Vietnam Airlines earns $35 million after divesting from Cambodia Angkor Air

June, 01/2022 - 15:02
After the transfer, K6 is no longer an affiliated company of the flag carrier.

 

An aircraft of Vietnam Airlines JSC. — Photo VNA

HÀ NỘI — Vietnam Airlines JSC (HoSE: HVN) announced on May 27 that it has completed the transfer of 35 per cent of its shares in Cambodia Angkor Air (K6) to the receiver, under an agreement between the two parties in the share transfer contract. 

After the transfer, K6 is no longer an affiliated company of the flag carrier.

According to a 2021 audited consolidated financial statement, on January 3 and March 29 2022, the airline received US$30 million and US4 million respectively from investors to buy back the contributed capital of the company at K6. 

It had also received a deposit of $1 million in 2019. The total $35 million corresponds to 35 per cent of K6 shares.

Although the money was only paid until 2022, due to the transfer of stock ownership in 2021, Vietnam Airlines’ report has no longer recorded K6 as an associate, and revenue from financial activities posted a gain of more than VNĐ647.7 billion from the profit of the transfer of contributed capital.

The income has helped the carrier reduce its loss in 2021 and its equity is still greater than zero, escaping a delisting sentence.

Cambodia Angkor Air was established in 2009 under the cooperation of Vietnam Airlines and the Royal Government of Cambodia.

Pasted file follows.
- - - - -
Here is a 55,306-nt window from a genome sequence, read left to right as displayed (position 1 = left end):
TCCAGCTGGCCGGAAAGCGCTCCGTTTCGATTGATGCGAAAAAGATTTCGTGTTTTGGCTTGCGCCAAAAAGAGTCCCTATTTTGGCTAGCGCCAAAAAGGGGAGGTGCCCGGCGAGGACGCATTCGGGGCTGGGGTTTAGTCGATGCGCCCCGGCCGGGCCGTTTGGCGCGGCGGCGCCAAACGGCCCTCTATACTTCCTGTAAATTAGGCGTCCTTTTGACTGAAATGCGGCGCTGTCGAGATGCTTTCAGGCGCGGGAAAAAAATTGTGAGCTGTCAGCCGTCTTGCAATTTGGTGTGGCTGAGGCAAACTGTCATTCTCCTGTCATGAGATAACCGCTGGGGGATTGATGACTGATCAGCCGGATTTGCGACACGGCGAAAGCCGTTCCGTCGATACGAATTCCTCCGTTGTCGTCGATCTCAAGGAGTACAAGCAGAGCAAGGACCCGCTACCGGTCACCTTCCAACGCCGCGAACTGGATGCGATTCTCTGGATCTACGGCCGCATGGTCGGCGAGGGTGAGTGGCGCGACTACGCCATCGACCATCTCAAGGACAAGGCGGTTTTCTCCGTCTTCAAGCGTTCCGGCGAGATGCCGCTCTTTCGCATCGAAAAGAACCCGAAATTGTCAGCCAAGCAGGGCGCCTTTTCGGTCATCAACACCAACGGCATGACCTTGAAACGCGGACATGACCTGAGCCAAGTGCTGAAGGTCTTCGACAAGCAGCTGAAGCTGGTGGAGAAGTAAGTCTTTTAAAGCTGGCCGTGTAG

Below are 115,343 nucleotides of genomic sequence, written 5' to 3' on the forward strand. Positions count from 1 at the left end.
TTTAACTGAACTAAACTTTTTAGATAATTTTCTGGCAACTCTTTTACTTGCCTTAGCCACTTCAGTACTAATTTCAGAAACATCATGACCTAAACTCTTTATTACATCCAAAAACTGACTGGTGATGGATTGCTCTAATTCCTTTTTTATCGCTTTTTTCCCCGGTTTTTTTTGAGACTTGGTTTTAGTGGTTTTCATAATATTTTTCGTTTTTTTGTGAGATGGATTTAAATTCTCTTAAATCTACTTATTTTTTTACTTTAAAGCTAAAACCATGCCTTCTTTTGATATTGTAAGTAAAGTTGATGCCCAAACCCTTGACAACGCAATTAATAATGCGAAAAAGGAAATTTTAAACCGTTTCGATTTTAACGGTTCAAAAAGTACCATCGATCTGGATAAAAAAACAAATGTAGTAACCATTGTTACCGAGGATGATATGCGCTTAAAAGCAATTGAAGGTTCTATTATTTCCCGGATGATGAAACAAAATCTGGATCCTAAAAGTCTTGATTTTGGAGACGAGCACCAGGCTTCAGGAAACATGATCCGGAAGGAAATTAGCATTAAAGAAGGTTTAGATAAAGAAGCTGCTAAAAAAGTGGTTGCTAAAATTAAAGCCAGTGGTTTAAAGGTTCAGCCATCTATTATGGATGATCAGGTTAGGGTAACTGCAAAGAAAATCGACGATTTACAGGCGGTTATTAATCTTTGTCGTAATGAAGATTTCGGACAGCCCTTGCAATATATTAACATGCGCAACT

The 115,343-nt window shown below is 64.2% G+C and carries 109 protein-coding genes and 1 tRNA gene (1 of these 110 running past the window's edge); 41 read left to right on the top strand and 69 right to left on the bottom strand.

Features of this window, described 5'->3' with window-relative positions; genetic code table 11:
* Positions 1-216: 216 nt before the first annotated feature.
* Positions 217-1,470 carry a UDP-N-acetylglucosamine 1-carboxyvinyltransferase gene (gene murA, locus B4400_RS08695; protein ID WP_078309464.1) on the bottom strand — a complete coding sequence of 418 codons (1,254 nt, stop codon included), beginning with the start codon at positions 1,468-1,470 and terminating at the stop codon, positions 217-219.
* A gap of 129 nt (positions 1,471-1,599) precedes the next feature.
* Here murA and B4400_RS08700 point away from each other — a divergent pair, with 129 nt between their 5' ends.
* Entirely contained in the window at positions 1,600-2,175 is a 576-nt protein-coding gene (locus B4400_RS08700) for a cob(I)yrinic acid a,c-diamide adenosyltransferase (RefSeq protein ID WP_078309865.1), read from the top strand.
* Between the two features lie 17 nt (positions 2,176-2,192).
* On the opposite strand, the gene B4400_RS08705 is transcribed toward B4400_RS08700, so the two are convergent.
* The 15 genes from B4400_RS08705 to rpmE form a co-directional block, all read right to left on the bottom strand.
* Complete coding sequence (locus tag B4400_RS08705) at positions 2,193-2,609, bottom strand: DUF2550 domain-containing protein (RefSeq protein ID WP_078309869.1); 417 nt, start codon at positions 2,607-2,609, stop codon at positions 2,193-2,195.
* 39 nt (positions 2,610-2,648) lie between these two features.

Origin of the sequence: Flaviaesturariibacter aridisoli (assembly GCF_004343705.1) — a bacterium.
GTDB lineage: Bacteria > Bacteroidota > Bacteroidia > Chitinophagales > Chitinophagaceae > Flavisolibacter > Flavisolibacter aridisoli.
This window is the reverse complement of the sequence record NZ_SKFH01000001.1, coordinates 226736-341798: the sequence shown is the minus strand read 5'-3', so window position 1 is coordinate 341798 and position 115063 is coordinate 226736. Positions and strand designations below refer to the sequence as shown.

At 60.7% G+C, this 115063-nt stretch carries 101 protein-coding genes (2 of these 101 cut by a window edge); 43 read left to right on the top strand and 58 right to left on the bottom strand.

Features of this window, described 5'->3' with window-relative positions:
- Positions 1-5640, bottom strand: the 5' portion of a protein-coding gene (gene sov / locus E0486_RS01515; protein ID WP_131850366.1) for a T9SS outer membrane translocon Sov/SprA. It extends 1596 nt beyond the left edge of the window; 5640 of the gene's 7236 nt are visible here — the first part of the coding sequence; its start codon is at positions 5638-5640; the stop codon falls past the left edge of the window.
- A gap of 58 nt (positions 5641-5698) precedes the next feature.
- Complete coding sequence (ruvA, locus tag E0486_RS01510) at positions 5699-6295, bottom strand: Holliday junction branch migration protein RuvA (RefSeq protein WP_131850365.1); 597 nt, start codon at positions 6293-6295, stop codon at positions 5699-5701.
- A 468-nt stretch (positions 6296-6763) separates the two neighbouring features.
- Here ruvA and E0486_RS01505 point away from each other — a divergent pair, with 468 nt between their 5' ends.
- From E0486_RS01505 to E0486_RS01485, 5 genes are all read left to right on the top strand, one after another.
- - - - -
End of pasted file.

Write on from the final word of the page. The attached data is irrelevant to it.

Under the joint venture contract, Vietnam Airlines contributed 49 per cent of the capital to Cambodia Angkor Air with the historical price of VNĐ868.5 billion.

At the end of 2021, after divesting 35 per cent of shares, the remaining 14 per cent of K6 shares were transferred to the investment portfolio to contribute capital to other entities with the historical price of VNĐ248 billion.

Last year, K6 business activities were heavily affected by the COVID-19 pandemic, like other airlines in the region and the world.

To minimise losses, K6 has implemented solutions to restructure, reduce the scale of operations, maintaining only a few main routes with minimal frequency to cut costs, negotiating to delay payments, and taking advantage of every opportunity to increase the exploitation of charter and cargo flights to supplement cash flow to maintain operations. 

However, it had lost $17.7 million last year, an increase of 37.2 per cent compared to 2020’s losses.

On the stock market, HVN fell 1.04 per cent to trade at VNĐ18,950 per share at 10:55 (local time) after gaining for four straight sessions.  VNS

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